Judge decides to shield most other documents

Updated: August 22, 2003, 11:34 AM ET
Associated Press

EAGLE, Colo. -- A judge has decided to keep out of the public's view most of the documents in the Kobe Bryant sexual assault case that could provide clues to what happened in his hotel suite.

Man charged with
threatening accuser
A 22-year-old Iowa man was arrested Thursday and charged with threatening to kill Kobe Bryant's accuser.

John Roche of Iowa City left a profanity-laced message on the answering machine of the accuser in Eagle on July 27, according to a federal grand jury indictment. The caller threatened to assault the woman with a coat hanger and repeatedly said he would kill her.

Jeff Dorschner, spokesman for the U.S. Attorney's Office in Denver, confirmed Bryant's accuser was the target but declined further comment.

Roche is charged with making a threatening telephone call across state lines. If convicted, he faces up to five years in prison and a $250,000 fine.

- Associated Press

Media organizations that sought the documents are considering whether to appeal Eagle County Judge Frederick Gannett's order. He ruled Thursday that the release of the arrest affidavit, search warrant and other material could jeopardize Bryant's rights.

He also said releasing the information would subject the woman who accused the Los Angeles Lakers All-Star of rape to "further intimidation, harassment and abuse." The ruling did not detail what the woman has gone through.

Gannett agreed to unseal the arrest warrant and related documents that are unlikely to reveal anything beyond describing the crimes that sheriff's deputies alleged Bryant committed and the fact that he was arrested and later released on $25,000 bond. Gannett put his order on hold and gave attorneys 10 days to appeal.

The public has no way of knowing whether authorities acted properly in arresting Bryant if the documents are withheld, said Chris Beall, an attorney for the media organizations.

"What the judge is saying is that in those documents were statements that have little relevance and are unnecessarily prejudicial and inflammatory," Beall said. "I think the voters in Eagle County would like to know whether Sheriff (Joseph) Hoy's office engaged in improper conduct."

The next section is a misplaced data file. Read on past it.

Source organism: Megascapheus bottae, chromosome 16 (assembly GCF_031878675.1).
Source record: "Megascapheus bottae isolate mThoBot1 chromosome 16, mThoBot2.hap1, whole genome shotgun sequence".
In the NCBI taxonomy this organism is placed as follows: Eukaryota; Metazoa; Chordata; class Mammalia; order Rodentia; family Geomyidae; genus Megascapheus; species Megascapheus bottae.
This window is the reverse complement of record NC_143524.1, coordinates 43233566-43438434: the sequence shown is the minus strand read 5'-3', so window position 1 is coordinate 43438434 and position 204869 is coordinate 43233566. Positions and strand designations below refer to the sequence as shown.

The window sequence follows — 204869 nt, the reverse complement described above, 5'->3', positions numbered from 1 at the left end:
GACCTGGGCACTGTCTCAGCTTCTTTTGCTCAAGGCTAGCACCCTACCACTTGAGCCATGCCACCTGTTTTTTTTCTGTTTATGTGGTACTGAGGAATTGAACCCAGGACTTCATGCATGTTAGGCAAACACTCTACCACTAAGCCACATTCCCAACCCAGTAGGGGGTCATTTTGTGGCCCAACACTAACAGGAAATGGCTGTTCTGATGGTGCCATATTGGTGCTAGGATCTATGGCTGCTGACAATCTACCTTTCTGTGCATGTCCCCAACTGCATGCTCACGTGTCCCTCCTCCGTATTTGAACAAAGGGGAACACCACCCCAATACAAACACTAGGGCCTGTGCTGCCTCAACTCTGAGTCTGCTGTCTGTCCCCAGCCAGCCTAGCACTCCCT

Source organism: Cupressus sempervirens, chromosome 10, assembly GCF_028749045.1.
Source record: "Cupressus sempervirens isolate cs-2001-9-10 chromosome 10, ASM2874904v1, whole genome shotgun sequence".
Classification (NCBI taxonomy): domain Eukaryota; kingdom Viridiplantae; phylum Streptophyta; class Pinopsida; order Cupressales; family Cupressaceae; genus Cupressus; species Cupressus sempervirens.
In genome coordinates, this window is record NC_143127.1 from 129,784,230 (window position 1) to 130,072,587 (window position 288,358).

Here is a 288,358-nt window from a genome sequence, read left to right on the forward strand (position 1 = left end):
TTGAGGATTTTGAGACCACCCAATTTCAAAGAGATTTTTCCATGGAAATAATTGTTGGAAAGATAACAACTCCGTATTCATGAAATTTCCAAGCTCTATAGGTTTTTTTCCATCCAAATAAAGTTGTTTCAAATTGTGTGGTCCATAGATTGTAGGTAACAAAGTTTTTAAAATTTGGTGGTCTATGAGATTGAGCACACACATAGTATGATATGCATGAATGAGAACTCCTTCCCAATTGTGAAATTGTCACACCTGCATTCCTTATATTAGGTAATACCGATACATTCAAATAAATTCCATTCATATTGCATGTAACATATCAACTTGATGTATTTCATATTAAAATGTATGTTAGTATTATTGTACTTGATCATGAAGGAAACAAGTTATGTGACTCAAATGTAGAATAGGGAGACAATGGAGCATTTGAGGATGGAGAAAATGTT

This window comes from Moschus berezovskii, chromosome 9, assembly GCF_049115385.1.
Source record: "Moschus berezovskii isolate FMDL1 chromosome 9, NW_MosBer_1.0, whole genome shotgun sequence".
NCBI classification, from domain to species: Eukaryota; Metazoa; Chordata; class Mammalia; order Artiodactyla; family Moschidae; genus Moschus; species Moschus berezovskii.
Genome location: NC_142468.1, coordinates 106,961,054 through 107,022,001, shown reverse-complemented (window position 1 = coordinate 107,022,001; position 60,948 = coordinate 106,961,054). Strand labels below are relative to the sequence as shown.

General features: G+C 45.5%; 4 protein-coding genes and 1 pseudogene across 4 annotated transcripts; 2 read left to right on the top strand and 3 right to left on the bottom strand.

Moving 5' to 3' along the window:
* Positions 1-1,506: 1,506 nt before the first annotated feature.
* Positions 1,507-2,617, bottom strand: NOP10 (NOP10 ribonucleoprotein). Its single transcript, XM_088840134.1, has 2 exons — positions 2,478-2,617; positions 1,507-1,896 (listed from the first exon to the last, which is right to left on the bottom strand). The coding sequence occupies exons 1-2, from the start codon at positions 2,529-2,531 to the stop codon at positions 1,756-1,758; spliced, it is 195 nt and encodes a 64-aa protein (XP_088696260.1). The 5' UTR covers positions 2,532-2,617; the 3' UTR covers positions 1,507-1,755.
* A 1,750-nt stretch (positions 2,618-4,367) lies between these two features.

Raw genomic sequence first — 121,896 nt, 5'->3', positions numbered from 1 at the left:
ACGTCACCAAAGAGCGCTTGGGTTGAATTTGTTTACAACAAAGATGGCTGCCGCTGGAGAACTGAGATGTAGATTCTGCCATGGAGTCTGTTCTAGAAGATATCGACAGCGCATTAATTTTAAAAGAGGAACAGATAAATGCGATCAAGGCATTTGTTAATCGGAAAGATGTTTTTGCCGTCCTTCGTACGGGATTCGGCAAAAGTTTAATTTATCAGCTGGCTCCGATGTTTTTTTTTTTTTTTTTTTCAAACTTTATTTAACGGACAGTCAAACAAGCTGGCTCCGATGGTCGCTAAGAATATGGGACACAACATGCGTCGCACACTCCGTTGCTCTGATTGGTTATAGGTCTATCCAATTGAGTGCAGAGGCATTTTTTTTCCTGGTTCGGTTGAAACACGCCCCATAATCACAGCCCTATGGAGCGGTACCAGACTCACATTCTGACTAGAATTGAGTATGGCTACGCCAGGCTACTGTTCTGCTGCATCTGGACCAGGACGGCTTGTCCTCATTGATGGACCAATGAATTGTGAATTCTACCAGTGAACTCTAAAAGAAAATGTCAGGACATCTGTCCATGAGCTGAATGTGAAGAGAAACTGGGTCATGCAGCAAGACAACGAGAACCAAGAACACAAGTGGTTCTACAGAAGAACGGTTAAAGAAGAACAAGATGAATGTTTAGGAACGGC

Krista Flannigan, a spokeswoman for the prosecutor's office, said they were considering an appeal, too.

Court documents in the high-profile case have been sealed since Bryant was arrested last month. Media organizations sought their release over the objections of prosecutors and defense attorneys.

Bryant, 24, has been accused of raping a 19-year-old hotel worker June 30 in his suite at an exclusive resort in nearby Edwards. He has said the sex was consensual.

Kobe Bryant
This booking photo of Bryant is the only document released thus far on his arrest.

He is scheduled to return to Eagle for an Oct. 9 preliminary hearing where Gannett will decide whether there is enough evidence to hold Bryant for trial in state district court.

The media organizations that sought the release of the documents included NBC, CNN, The Denver Post, the Los Angeles Times and the Vail Daily newspaper.

In his decision, Gannett said the search warrant and arrest affidavit contain "factual statements describing graphic details of the alleged sexual encounter," medical test results, evidence that can be challenged in court and statements of potential witnesses.

He said releasing court documents with details blacked out, or redacted, wasn't an option because the prejudicial material was too intertwined with other information.

"The court concludes that there is a substantial probability that the defendant's right to a fair trial would be prejudiced by disclosure of the affidavit and search warrant materials and that such prejudice could be prevented by non-disclosure," Gannett wrote.

Gannett has threatened to bar from his courtroom news organizations that identify Bryant's accuser. He did allow cameras in the courtroom for Bryant's initial court appearance Aug. 6, over the objections of defense attorneys.

Copyright 2003 by The Associated Press